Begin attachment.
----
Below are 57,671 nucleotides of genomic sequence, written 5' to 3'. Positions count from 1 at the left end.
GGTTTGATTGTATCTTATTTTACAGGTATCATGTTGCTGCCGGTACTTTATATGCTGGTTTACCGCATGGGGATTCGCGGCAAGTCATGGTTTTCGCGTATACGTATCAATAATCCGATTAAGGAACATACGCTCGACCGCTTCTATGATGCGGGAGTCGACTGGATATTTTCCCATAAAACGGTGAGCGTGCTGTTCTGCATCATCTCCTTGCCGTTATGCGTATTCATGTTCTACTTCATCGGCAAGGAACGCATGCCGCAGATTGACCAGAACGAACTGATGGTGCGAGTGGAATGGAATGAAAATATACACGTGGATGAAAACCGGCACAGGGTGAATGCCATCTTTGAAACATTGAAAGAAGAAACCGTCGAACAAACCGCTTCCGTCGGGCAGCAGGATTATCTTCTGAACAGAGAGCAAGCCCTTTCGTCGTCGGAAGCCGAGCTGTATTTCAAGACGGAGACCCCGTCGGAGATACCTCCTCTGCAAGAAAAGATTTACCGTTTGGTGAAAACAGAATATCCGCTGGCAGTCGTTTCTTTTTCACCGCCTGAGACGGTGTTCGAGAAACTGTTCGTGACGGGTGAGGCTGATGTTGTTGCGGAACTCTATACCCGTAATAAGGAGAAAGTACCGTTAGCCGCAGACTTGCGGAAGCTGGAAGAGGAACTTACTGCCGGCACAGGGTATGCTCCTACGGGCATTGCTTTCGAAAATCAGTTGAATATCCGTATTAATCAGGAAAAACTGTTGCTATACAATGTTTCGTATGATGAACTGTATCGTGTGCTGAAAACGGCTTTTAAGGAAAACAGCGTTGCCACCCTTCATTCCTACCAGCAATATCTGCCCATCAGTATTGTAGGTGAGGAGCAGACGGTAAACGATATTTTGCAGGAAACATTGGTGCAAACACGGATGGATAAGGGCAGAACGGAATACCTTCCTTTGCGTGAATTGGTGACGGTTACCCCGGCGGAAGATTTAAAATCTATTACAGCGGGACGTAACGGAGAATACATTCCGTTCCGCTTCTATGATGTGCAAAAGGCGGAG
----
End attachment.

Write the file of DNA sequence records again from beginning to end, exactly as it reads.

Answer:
Below are 57,671 nucleotides of genomic sequence, written 5' to 3'. Positions count from 1 at the left end.
GGTTTGATTGTATCTTATTTTACAGGTATCATGTTGCTGCCGGTACTTTATATGCTGGTTTACCGCATGGGGATTCGCGGCAAGTCATGGTTTTCGCGTATACGTATCAATAATCCGATTAAGGAACATACGCTCGACCGCTTCTATGATGCGGGAGTCGACTGGATATTTTCCCATAAAACGGTGAGCGTGCTGTTCTGCATCATCTCCTTGCCGTTATGCGTATTCATGTTCTACTTCATCGGCAAGGAACGCATGCCGCAGATTGACCAGAACGAACTGATGGTGCGAGTGGAATGGAATGAAAATATACACGTGGATGAAAACCGGCACAGGGTGAATGCCATCTTTGAAACATTGAAAGAAGAAACCGTCGAACAAACCGCTTCCGTCGGGCAGCAGGATTATCTTCTGAACAGAGAGCAAGCCCTTTCGTCGTCGGAAGCCGAGCTGTATTTCAAGACGGAGACCCCGTCGGAGATACCTCCTCTGCAAGAAAAGATTTACCGTTTGGTGAAAACAGAATATCCGCTGGCAGTCGTTTCTTTTTCACCGCCTGAGACGGTGTTCGAGAAACTGTTCGTGACGGGTGAGGCTGATGTTGTTGCGGAACTCTATACCCGTAATAAGGAGAAAGTACCGTTAGCCGCAGACTTGCGGAAGCTGGAAGAGGAACTTACTGCCGGCACAGGGTATGCTCCTACGGGCATTGCTTTCGAAAATCAGTTGAATATCCGTATTAATCAGGAAAAACTGTTGCTATACAATGTTTCGTATGATGAACTGTATCGTGTGCTGAAAACGGCTTTTAAGGAAAACAGCGTTGCCACCCTTCATTCCTACCAGCAATATCTGCCCATCAGTATTGTAGGTGAGGAGCAGACGGTAAACGATATTTTGCAGGAAACATTGGTGCAAACACGGATGGATAAGGGCAGAACGGAATACCTTCCTTTGCGTGAATTGGTGACGGTTACCCCGGCGGAAGATTTAAAATCTATTACAGCGGGACGTAACGGAGAATACATTCCGTTCCGCTTCTATGATGTGCAAAAGGCGGAG